“Bad News Travels Slow” — Continued
Fiction Saturday — “Bad News Travels Slow”
On the drive back to my apartment I went over what things I’d learned so far and what I had to do to have this all come out right side up.
Dinwiddie had George Sweet stashed somewhere. He’d need him alive to sign his dotted line on the paperwork giving the business away. After that, who knew?
Dinwiddie had worked this all out like any General planning a coup. Whether it was some small country in Central America or a chain of bakeries, it was all the same. You place your forces in strategic places, surrounding the guy in charge, until he sees he is out of options. With Dinwiddie, he snatched the husband off the street because he knew that it was the wife who really signed the checks. Having hubby on ice put more pressure on the power behind the throne. The fact that he wanted the wife for his trophy case was just so he could rub his Boss’s nose in it. Mrs. Sweet was not a bad looking woman, but I had a feeling Dinwiddie liked his women not quite so likely to claw his eyes out.
Like any other tinpot despot, Dinwiddie had to rely on the loyalty of his troops to get him into power and then keep him there. He wasn’t charismatic enough to keep them in line out of love and adoration. All that was left was loyalty out of fear, or for money. That works only as long as the soldiers don’t grow backbones or miss a paycheck. If either of those things happen…well, there’s always another ambitious Colonel waiting in the wings.
What I needed to do was attack Dinwiddie’s weak spots and, so far, I’ve only been able to identify two possible targets – his secretary, P.D. Quick, and the Police Chief.
Quick was behind Dinwiddie for the money was my guess. I don’t think she is scareable. Some punk on the street pulls a gun on her and she’d catch the bullet in her teeth and spit it back at him. She is one tough cookie, Granny Sweet’s or otherwise.
The Police Chief? He is so afraid of Dinwiddie that he behaves like a rented mule – obeying to avoid another whipping. He must have showed some spine at some time. He walked the streets in his Blues as a beat cop in his younger days, through some very tough neighborhoods. Cowards can’t do that.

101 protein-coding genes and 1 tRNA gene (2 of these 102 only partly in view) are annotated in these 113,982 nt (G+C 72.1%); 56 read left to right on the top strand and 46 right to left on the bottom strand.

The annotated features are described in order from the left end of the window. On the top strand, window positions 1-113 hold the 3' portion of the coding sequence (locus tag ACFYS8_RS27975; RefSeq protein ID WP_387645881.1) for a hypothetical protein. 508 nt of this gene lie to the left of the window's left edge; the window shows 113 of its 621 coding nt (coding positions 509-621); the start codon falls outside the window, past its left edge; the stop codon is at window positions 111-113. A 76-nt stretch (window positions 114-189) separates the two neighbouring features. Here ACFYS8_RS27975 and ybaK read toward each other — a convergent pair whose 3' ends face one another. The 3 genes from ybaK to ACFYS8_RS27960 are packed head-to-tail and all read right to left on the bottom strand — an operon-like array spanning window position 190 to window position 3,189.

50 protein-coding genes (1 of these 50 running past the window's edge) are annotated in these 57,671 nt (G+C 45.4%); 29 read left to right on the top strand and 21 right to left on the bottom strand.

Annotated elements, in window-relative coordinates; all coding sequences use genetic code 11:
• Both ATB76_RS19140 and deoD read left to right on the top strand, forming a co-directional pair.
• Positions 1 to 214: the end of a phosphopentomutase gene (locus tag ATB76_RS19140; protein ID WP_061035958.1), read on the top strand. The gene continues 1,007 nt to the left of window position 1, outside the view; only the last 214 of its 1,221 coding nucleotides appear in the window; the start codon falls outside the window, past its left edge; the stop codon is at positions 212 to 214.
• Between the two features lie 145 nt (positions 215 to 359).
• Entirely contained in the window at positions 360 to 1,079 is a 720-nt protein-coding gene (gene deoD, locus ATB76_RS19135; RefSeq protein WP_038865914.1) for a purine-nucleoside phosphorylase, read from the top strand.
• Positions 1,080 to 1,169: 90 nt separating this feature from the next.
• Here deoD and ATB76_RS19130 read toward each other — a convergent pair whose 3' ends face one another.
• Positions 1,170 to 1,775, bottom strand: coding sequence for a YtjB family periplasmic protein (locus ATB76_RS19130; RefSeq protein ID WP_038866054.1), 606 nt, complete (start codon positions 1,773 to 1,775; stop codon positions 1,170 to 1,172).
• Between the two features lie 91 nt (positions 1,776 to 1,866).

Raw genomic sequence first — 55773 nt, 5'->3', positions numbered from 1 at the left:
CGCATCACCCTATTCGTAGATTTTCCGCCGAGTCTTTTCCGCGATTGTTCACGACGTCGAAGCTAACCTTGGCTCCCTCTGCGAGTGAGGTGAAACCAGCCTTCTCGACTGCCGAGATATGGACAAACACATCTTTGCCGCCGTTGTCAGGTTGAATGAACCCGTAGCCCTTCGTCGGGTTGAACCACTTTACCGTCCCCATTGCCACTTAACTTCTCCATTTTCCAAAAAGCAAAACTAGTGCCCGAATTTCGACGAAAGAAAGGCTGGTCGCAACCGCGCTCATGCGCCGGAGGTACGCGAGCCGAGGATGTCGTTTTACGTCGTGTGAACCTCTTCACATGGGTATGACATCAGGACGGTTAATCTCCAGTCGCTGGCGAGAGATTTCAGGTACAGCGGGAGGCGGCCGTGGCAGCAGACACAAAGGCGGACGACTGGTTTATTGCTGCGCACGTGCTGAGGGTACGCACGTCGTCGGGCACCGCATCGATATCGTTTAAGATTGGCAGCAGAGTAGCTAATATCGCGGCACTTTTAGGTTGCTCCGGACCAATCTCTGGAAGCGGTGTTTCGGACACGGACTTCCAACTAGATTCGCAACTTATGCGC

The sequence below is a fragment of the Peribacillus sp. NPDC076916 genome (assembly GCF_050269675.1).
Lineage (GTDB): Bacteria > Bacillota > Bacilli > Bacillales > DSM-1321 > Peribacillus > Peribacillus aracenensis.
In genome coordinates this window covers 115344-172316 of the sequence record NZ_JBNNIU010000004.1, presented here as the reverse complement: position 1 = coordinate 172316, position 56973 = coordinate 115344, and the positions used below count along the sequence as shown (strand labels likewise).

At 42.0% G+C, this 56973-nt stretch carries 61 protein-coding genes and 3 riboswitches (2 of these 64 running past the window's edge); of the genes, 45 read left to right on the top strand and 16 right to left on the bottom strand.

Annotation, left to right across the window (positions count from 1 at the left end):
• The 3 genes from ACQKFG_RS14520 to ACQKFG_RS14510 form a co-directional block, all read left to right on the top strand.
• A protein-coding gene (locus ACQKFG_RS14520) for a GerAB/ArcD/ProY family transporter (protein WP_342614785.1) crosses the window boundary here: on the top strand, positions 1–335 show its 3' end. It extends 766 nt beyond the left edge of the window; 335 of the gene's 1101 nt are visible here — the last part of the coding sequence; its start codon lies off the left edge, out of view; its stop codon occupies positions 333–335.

Dinwiddie obviously had a grip on him. I needed to find out what it was and convince the Chief to lower the drawbridge on Dinwiddie’s castle.
While I was worming my way into Dinwiddie’s defenses I’d have to have Mrs. Sweet run some delaying tactics to buy me some time. She was a lawyer. She could probably twist enough paperwork around to make the sun come up late.
The first thing I wanted to do was to get in to see the Chief – alone. I needed to spend some time with him to find out what Dinwiddie had on him and to get him to trust me. I had to convince him that I was his friend, or, at least, not his enemy. That might be the harder of the two.
Unless a Private Detective was a former cop that the other cops already knew from the job, it was hard to get their respect, trust and cooperation. Currently I had none of the three. I learned my trade in the military, not locally, and we had bumped heads too often for me to be on their Christmas Card list. It was going to be an uphill battle.
“No time like the present to get started,” I said out loud.
I reached for my phone.
— To be Continued —
This is fun. I was a licensed PI from September 1970 to October 2006. Did other things, though. The PI work, until 2004, was kinda part-time. It was not as exciting as you write, most of the time, but it had moments. In 2006 I went to work as an Investigator for McGlone Law full-time for a few years. Along with the PI business, I had 36 armed Security Officers. Most of the plants that were operating at the time around Terre Haute were Clients for Security. Of course I had some help. Mostly family. Had a partner that started with me, and then went on to the Prosecutor’s Office and then a Deputy Fire Marshall in Indiana. His name was Mike Fowler. Went out on his front porch one morning to put his shoes on to do his daily walk routine, bent over to tie one…..keeled over dead. He was my best friend. Sad. Many Officers went on to the THPD, ISP, and other Enforcement Agencies. Proud of that. One, Kevin Artes, Deputy Sheriff, was killed checking a domestic thingie. One, a Lt. with ISP, just retired last year. Another, a Sgt. with THPD, retired, but died a year or so ago….Terry Bauer. A few others also come to mind. Good times, except for Jim Swift, THPD Chief, giving us a hard time every now and then. We always won the argument, which pissed him off more. When we changed from gray uniforms to all black, within a year he had the Department in black also. Been there ever since. Looking forward to next issue. Good work!
I’m glad that you are enjoying it. I’m having fun playing within the genre. My guess is that this will take another four or five “chapters” before it’s done. I have it written a couple of weeks ahead right now.
After this I have to get back working on a novel that’s been nagging me for some time. I’m well over 40k words into it and don’t want to just dump it.